From today’s New York Times:

Cellphones are usually used to help people keep track of each other and stay in easy contact. But they are also starting to take on quite a different function — helping users hide their whereabouts, create alibis and generally excuse their bad behavior.

There is nothing new about making excuses or telling fibs. But the lure of alibi networks, their members say, lies partly with the anonymity of the Internet, which lets people find collaborators who disappear as quickly as they appeared. Engaging a freelance deceiver is also less risky than dragging a friend into a ruse. Cellphone-based alibi clubs, which have sprung up in the United States, Europe and Asia, allow people to send out mass text messages to thousands of potential collaborators asking for help. When a willing helper responds, the sender and the helper devise a lie, and the helper then calls the victim with the excuse — not unlike having a friend forge a doctor’s note for a teacher in the pre-digital age.

Ahh, technology. Who could’ve foreseen this at the advent of short messaging? It’ll be interesting to see what the ripple effect of this turns out to be. Some immediate questions come to my mind: Psychographically speaking, will there be distinct consumer groups, ones who subscribe to this and ones who don’t? What effect will improving technology have on the numbers of people who join these networks? What effect will this have on our interactions with each other?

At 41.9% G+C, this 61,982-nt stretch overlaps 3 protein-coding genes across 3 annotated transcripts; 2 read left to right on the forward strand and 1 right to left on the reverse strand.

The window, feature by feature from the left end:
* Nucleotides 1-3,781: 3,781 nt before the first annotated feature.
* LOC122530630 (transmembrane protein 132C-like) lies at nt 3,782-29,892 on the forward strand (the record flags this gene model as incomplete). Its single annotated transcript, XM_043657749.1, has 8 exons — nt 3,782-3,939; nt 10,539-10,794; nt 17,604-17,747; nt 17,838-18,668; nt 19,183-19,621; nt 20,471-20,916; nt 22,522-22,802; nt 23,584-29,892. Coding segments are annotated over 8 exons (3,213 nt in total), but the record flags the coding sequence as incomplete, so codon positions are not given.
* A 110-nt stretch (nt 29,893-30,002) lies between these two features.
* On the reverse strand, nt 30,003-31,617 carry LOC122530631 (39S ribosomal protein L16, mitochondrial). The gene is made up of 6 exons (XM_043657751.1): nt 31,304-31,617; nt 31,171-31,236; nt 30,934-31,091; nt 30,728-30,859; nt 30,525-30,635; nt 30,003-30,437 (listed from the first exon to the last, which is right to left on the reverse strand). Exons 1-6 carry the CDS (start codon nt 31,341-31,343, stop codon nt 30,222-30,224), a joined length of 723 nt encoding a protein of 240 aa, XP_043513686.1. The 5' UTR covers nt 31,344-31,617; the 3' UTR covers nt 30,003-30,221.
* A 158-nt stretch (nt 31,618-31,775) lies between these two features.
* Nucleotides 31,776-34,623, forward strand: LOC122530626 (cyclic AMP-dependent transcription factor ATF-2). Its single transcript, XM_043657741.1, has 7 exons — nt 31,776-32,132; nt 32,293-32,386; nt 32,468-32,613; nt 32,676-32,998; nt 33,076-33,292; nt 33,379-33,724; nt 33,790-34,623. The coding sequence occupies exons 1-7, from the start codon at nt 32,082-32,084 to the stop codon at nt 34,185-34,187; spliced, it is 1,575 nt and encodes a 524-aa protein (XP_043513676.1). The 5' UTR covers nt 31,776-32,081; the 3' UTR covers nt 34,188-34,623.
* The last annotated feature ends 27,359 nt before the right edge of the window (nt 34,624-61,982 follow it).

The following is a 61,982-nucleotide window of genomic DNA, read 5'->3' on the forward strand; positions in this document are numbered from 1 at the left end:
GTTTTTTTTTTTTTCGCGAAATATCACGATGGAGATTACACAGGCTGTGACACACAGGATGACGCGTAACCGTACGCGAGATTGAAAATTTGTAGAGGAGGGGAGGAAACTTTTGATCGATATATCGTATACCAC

More importantly, is it possible to harness such a network to sell products and/or services? For brand-building? To create tipping points?

Currently, the network here in the States has just under 3,500 members, so we’re just at the beginning of this “phenomenon”.

Read the New York Times article here.

Posted by Rob Fields